2015 Volume 38 Issue 5 Pages 674-679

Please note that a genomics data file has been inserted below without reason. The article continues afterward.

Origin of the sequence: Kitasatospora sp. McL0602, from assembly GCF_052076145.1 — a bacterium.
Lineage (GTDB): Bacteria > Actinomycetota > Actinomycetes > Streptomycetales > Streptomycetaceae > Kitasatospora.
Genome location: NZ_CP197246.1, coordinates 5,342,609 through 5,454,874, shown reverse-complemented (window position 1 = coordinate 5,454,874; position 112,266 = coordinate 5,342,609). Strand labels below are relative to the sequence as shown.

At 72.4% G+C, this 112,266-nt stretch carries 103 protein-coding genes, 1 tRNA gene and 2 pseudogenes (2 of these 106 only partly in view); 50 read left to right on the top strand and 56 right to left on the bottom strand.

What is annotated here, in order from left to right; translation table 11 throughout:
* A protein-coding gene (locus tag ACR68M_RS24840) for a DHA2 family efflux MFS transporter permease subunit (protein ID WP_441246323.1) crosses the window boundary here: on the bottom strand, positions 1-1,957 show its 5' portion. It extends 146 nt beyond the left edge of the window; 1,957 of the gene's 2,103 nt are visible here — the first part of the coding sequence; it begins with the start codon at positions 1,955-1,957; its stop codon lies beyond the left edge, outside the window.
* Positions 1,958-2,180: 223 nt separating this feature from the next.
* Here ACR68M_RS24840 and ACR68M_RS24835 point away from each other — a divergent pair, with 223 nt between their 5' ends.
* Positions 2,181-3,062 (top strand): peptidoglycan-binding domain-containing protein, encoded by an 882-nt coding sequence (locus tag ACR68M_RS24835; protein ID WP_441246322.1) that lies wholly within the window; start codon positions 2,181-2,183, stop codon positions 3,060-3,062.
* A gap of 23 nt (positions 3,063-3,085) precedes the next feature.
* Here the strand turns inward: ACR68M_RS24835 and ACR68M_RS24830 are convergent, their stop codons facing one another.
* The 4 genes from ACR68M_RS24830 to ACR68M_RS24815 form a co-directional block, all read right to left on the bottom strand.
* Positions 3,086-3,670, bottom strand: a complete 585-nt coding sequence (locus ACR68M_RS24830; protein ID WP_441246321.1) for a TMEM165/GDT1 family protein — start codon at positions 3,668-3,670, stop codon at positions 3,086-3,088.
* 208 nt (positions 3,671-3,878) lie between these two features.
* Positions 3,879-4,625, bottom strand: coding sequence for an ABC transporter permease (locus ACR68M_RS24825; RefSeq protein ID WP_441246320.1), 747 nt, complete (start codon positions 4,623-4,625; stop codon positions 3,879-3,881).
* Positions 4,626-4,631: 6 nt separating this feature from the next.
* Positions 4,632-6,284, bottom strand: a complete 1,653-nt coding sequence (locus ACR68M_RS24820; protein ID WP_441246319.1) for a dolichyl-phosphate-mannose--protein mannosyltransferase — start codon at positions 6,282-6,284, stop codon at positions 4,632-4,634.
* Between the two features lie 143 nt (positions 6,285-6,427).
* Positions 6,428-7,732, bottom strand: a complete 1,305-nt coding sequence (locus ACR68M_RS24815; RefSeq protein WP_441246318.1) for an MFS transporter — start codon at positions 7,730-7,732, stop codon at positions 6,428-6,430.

Subunits of the sweet taste receptors T1R2 and T1R3 are expressed in pancreatic β-cells. Compared with T1R3, mRNA expression of T1R2 is considerably lower. At the protein level, expression of T1R2 is undetectable in β-cells. Accordingly, a major component of the sweet taste-sensing receptor in β-cells may be a homodimer of T1R3 rather than a heterodimer of T1R2/T1R3. Inhibition of this receptor by gurmarin or deletion of the T1R3 gene attenuates glucose-induced insulin secretion from β-cells. Hence the T1R3 homodimer functions as a glucose-sensing receptor (GSR) in pancreatic β-cells. When GSR is activated by the T1R3 agonist sucralose, elevation of intracellular ATP concentration ([ATP]i) is observed. Sucralose increases [ATP]i even in the absence of ambient glucose, indicating that sucralose increases [ATP]i not simply by activating glucokinase, a rate-limiting enzyme in the glycolytic pathway. In addition, sucralose augments elevation of [ATP]i induced by methylsuccinate, suggesting that sucralose activates mitochondrial metabolism. Nonmetabolizable 3-O-methylglucose also increases [ATP]i and knockdown of T1R3 attenuates elevation of [ATP]i induced by high concentration of glucose. Collectively, these results indicate that the T1R3 homodimer functions as a GSR; this receptor is involved in glucose-induced insulin secretion by activating glucose metabolism probably in mitochondria.